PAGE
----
“ ‘The veil of forgetfulness is a merciful one, and is rarely sundered,’ continued my aunt. ‘But when it is rent, memories from the past will disrupt and uproot the being to the core. Life is an experience of playful growth. Often, beings grow in groups, merging and separating from incarnation to incarnation.” 
Aunt Preema goes on to say that Shambu and Sandhya have been together many lives, and have forged a special link through spiritual, that is Tantric, practices together. They have become separated from their reincarnating group because of having some special karmas to fulfill. Once that is done, they will be reunited with them.
So also when we come into the Craft we must not be overburdened with worldly problems that yet remain to be solved in this life. We must have already begun to get a handle on our current lives, or we are not yet ready to rejoin our witch-family. For this reason, when people become interested in our tradition of the Craft, we meet with them as students on an outside porch, as it were. There we get to know them and they us, and there we celebrate our restful recreations, our Sabbats, with them. In this way we get to know if they have fulfilled at least part of their karmas for this life and therefore are ready to come inside. For those who seem ready for this, a dedication ceremony lets them into the vestibule, just inside the door of our hall, half in and half outside, where we celebrate our frolics together, our Esbats. The vestibule is a way-station for them, a place where they live and study and practice for a year and a day. At the end of that, if they feel really called to the Craft as to the road home, they may undergo the first degree of initiation, and now the inner door opens and they enter our hall, our common dwelling.
In the course of time, Sandhya and Shambu become a Tantric couple, but then Sandhya fulfills her destiny in this life: she falls ill and dies. Shambu is grief-stricken, but through the guidance of his aunt he enters a visionary state where he is once again with Sandhya, who has recovered her inner name of Sveeta.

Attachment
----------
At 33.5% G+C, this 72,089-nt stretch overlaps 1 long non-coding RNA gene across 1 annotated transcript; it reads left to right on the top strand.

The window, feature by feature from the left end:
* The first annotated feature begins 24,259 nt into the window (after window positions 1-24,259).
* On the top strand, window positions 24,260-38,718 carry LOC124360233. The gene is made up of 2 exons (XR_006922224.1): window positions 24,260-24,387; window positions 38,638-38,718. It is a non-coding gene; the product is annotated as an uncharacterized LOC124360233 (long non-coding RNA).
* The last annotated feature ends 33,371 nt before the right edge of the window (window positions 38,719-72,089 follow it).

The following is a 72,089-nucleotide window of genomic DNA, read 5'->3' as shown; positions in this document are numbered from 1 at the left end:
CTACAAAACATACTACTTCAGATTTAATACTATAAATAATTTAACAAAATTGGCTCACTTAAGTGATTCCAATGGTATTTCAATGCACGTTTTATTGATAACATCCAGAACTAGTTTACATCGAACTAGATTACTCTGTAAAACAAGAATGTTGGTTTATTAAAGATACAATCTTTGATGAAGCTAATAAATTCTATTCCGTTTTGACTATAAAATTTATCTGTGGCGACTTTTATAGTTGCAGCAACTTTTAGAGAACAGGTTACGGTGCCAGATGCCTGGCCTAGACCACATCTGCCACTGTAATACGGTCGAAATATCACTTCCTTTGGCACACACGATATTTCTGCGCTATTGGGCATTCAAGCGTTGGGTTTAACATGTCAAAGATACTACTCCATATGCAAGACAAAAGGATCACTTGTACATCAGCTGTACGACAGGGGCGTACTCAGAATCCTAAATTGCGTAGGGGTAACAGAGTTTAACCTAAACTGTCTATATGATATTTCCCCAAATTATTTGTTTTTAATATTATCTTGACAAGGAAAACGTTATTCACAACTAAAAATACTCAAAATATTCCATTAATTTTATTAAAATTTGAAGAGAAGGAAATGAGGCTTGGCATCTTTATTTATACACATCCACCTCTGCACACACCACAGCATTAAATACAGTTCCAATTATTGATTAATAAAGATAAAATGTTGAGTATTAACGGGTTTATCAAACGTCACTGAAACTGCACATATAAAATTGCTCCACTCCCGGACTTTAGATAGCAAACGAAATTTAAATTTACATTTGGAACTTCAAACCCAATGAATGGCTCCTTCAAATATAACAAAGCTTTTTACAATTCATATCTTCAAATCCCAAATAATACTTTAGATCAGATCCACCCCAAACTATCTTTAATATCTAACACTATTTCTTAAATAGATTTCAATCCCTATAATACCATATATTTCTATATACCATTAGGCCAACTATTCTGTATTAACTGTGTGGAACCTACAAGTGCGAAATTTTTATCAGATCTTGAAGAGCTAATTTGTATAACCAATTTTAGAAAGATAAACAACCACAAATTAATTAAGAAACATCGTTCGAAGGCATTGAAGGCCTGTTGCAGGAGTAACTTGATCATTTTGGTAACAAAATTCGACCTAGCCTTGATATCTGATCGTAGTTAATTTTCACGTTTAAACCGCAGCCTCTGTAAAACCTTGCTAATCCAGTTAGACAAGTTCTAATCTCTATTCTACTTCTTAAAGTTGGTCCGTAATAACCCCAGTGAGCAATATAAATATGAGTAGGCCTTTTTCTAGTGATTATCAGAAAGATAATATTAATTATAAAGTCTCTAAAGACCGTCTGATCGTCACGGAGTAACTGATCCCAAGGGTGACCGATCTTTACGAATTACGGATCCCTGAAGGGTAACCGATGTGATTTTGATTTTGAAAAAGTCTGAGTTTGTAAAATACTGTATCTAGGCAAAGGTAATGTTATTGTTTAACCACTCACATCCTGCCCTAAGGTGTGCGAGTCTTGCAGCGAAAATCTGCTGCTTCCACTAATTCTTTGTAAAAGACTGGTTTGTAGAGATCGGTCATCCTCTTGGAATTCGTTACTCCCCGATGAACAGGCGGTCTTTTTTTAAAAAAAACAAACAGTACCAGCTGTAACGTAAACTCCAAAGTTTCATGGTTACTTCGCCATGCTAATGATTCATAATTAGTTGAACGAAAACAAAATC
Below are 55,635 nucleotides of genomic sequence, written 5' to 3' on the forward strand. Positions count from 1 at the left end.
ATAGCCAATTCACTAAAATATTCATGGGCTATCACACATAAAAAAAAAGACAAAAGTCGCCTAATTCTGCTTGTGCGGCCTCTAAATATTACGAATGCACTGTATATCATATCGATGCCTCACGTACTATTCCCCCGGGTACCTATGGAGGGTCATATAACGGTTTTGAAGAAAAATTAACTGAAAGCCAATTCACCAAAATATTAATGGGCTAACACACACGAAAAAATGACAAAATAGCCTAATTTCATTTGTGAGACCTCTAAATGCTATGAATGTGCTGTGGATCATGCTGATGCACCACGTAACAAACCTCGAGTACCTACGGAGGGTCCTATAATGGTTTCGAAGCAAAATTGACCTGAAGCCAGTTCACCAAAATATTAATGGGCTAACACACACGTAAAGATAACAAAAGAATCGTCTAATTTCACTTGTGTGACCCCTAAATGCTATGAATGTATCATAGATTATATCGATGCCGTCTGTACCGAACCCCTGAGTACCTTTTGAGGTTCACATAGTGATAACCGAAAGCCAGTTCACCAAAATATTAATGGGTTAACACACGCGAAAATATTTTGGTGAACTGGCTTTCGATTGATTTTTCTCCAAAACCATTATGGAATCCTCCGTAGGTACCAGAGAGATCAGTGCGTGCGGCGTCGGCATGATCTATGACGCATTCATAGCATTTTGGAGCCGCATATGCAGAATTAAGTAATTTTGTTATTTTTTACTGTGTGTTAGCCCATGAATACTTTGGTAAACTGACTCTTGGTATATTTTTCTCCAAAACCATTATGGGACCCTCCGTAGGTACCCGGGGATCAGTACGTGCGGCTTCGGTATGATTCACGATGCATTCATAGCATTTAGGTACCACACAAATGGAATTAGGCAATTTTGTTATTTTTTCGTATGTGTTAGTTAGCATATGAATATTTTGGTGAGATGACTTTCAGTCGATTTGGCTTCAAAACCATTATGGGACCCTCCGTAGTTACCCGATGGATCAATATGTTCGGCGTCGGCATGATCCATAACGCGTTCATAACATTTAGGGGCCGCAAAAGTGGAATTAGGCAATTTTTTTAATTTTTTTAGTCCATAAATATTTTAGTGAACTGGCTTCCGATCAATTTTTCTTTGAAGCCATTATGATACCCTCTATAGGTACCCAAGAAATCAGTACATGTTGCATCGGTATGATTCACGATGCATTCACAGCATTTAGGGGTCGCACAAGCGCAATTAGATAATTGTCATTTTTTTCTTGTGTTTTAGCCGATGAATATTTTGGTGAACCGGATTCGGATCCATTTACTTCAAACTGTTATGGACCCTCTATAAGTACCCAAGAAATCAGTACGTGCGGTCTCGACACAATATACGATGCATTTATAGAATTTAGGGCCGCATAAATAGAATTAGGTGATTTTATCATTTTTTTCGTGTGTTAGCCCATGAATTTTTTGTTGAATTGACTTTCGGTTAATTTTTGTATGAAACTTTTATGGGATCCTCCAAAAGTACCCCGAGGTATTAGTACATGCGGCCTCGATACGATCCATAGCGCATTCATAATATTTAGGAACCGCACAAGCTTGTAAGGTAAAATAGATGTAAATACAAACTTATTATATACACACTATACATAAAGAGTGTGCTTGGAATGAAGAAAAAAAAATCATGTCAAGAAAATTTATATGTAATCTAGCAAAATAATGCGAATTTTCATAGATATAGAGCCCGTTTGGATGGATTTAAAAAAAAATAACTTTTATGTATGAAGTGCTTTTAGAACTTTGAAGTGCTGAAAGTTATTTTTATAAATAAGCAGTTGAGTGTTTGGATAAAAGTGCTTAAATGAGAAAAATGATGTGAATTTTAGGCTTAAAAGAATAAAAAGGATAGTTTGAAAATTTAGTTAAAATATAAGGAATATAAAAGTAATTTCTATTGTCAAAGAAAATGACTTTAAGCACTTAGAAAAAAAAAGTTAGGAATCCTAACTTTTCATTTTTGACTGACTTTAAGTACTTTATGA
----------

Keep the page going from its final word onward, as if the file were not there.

“Sveeta forced my chin around to face her again…’Yes, it’s me, Sveeta. I am free, and our group is here!’ …A vibration issued down from her palm onto my crown and coursed through my body…’Look at your hand,’ Sveeta said.
“I held my arm out. It luminesced. Indeed, my entire body was luminescent. I looked at the trees and was amazed to see them shimmer.
“ ‘You are now in the fringe of the astral world, your true world,’ Sveeta said.
“The phosphorence in the trees seemed to move…Suddenly a gigantic radiant form appeared amidst the trees, startling me. Scintillating blue-black light clothed the being. With its head cresting the treetops, it stood well over a hundred feet tall.” 
This Great One emerges from the forest and calling Shambu “My little Neela,” crouches before him with great gentleness. Then the other human members of Neela’s group emerge from the forest. He recognizes Prabha, who has incarnated as his Aunt Preema, and others whose identity is instantly revealed to him in a flood of memory. Nishachii, the Great One, is Neela’s guardian, and, indeed, the guardian of the whole group.
Thus, as witches, we have to deal with five Great Ones: the Watchers of the four Quarters, who sponsor our development and the development of all witches from life to life; and the Great One who accompanies our witch-family from life to life, guarding us on both sides and making sure none of us goes too far astray down the winding ways of the Hidden Path.
BHAIRAVAN, Amaranda, Kali’s Odiyya; a Shaman’s True Story of Initiation, York Beach, Maine, Nicolas-Hays, 2000.
The people in one’s coven may or may not be part of one’s witch-family. One or two or all of the members of a coven may belong to the same witch-family (most likely the HP and HPS do), but not necessarily. At initiation we notify the Watchers we wish to link up with our true witch-family again, and, when they deem the time to be right, they will help us to do so. This may be one reason why some join a coven and later leave it: their psychic links to their witch-family start to activate and at one point they realize that they are not quite home yet, as none of the other coveners is ‘family’ to them.
This means that the Great One who guards the witch-family is not necessarily a coven-guardian. So when we say “Great Ones, spirits from the past,…” each witch should understand this as meaning his or her own Great One. If more than one witch-family is involved in a coven, then it makes sense to say “Great Ones,” not “Great One” at that point. It does not refer to the Watchers of the quarters, who are asked to guard the Circle later in the rite.